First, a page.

Ways to Accommodate Your Loved Ones with Hearing Loss

Ways to Accommodate Your Loved Ones with Hearing Loss

Leanne E. Polhill, LHAS, BC-HIS, BA Uncategorized

Leanne E. Polhill, LHAS, BC-HIS, BA
Latest posts by Leanne E. Polhill, LHAS, BC-HIS, BA (see all)

Hearing loss affects around 466 million people worldwide—approximately 48 million in the United States alone. It is likely that you have a friend or family member that is living with some degree of hearing loss. 

While hearing aids, assistive devices, and cochlear implants are more advanced than ever at working to correct disabling hearing loss, the element of human connection is irreplaceable. You can advocate for better understanding, quell conversation frustrations, and help a friend or family member with hearing loss feel comfortable in social settings. Here are a few tips you can use:

Encourage Them to Get a Hearing Test

If they aren’t already being treated for hearing loss, gently encourage your loved one to get a hearing test. The benefits of getting hearing aids are well-documented, and 85% of people who have them are satisfied with them. Depending on the severity of hearing loss, hearing aids may be able to restore a person’s hearing to near-normal ability. If your loved one is requiring a lot of accommodation for their hearing loss and is not currently fitted with hearing aids, it is likely that hearing aids can improve their life in myriad ways: from keeping them from falling down to being more socially active, there are many reasons to seek treatment for hearing loss immediately.

Always face your listener and get their attention first. 

Even with the help of hearing aids, hard of hearing listeners have to work harder to understand speech, especially in noisy situations. Having a moment to prepare to listen–or even a couple of seconds–can make a difference for someone with hearing loss.

With this in mind, always make sure you face your listener and get their attention before speaking. A simple touch on the shoulder is a good way to let them know you’re about to address them. Shouting from another room or talking while walking in front of or behind your conversation partner is never a good idea.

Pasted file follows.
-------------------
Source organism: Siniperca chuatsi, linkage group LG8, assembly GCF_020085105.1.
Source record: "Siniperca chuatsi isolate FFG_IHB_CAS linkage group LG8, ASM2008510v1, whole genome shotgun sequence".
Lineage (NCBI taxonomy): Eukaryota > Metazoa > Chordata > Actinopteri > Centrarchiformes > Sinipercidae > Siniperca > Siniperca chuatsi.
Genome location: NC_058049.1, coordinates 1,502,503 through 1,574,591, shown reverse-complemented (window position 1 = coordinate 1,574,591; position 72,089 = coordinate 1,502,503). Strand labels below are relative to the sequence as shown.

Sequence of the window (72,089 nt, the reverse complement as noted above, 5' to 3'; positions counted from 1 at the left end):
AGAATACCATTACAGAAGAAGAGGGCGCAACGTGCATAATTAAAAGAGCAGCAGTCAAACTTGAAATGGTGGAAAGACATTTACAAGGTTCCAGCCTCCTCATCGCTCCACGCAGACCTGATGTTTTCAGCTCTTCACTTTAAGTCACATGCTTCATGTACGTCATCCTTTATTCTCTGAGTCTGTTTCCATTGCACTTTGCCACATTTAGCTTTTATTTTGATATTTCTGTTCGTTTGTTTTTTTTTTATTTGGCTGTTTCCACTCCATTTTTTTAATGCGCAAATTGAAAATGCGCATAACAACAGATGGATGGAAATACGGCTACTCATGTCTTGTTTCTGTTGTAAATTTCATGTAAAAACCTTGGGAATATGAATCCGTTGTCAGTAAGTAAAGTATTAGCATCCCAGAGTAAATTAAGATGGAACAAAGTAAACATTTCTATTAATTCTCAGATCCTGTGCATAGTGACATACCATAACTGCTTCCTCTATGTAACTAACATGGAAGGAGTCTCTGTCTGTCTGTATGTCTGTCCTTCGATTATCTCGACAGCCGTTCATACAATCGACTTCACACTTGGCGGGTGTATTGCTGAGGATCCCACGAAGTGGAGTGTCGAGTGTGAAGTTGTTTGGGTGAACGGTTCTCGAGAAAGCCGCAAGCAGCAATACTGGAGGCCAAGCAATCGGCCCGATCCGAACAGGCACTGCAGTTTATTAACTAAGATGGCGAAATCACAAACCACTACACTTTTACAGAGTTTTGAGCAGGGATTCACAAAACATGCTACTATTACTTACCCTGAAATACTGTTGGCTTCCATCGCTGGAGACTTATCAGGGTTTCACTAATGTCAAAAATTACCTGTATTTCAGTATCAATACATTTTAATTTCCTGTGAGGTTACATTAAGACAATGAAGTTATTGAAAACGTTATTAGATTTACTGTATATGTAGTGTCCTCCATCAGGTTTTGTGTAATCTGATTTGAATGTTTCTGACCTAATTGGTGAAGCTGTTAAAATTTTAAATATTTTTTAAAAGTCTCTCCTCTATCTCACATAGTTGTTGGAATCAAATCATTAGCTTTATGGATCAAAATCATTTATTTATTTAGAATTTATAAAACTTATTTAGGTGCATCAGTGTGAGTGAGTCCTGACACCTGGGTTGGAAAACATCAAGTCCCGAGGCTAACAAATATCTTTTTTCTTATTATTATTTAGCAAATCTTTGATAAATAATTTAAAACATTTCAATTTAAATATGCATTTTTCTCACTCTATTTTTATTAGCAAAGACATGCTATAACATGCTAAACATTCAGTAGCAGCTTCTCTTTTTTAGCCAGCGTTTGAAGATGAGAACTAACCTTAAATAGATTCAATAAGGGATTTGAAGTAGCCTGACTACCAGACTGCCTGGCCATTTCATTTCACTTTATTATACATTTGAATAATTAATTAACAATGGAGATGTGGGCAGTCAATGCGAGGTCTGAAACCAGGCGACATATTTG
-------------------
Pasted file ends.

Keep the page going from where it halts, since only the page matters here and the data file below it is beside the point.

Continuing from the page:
Remember: facial expressions, gestures and the movement of your lips are all important to your hard of hearing listener, so you shouldn’t cover your mouth, chew gum or food, or smoke while talking.

Speak clearly

Speaking clearly—and not louder—is very important. Enunciating each syllable is often more helpful than shouting. The brain is processing speech and language recognition in a new way so if a loved one has asked you to repeat yourself, try to use a different word or phrase.

“Restating and rewording is a good communication strategy,” agrees Jason Wigand, an audiologist, assistant professor and clinical director of the cochlear implant program at the Arnold School of Public Health at the University of South Carolina in Columbia.

Facing the person is also helpful in case they use lipreading in discussion. 

Be mindful of the environment

You have probably struggled to understand a friend at a crowded party or jam-packed restaurant. In these noisy situations, It’s 100 percent more difficult for someone with hearing loss. If you find yourself trying to converse with a hard of hearing friend in a noisy venue, there are a few simple things you can do to facilitate understanding.

  • Sit across from your hard of hearing companion, in a well-lit location, so that your face can be easily seen.
  • In a restaurant, choose a table near the wall and give your friend the wall seat, so that the background noise isn’t also coming from behind them.
  • When possible, find a quieter space to converse. In an office setting, go to a separate, quiet area and make sure to send a follow up email with a recap of the conversation.

Help them operate and maintain their hearing device

Once you have a better understanding of what your loved one is facing, you can begin to assist them with their checkups. This could include cleaning their devices or adjusting the volume. 

Some seniors need help with putting the device on and in their ear. Whatever you can do, try to be as supportive as possible. If your loved one is in the beginning stages, take it upon yourself to help them get a test. This can be one of the best things you can do for your loved one. 

Know who their doctor is and what location does the routine exams. You might find yourself searching for a clinic or facility on their behalf. Try helping as much as you can, and be there when they need you.

If your loved one  has experienced changes in their hearing or finds that communication is more difficult than before, it may be time for a hearing test. Contact us to  schedule an appointment to seek treatment. Treating hearing loss brings significant benefits to your loved one and everyone around them – including you!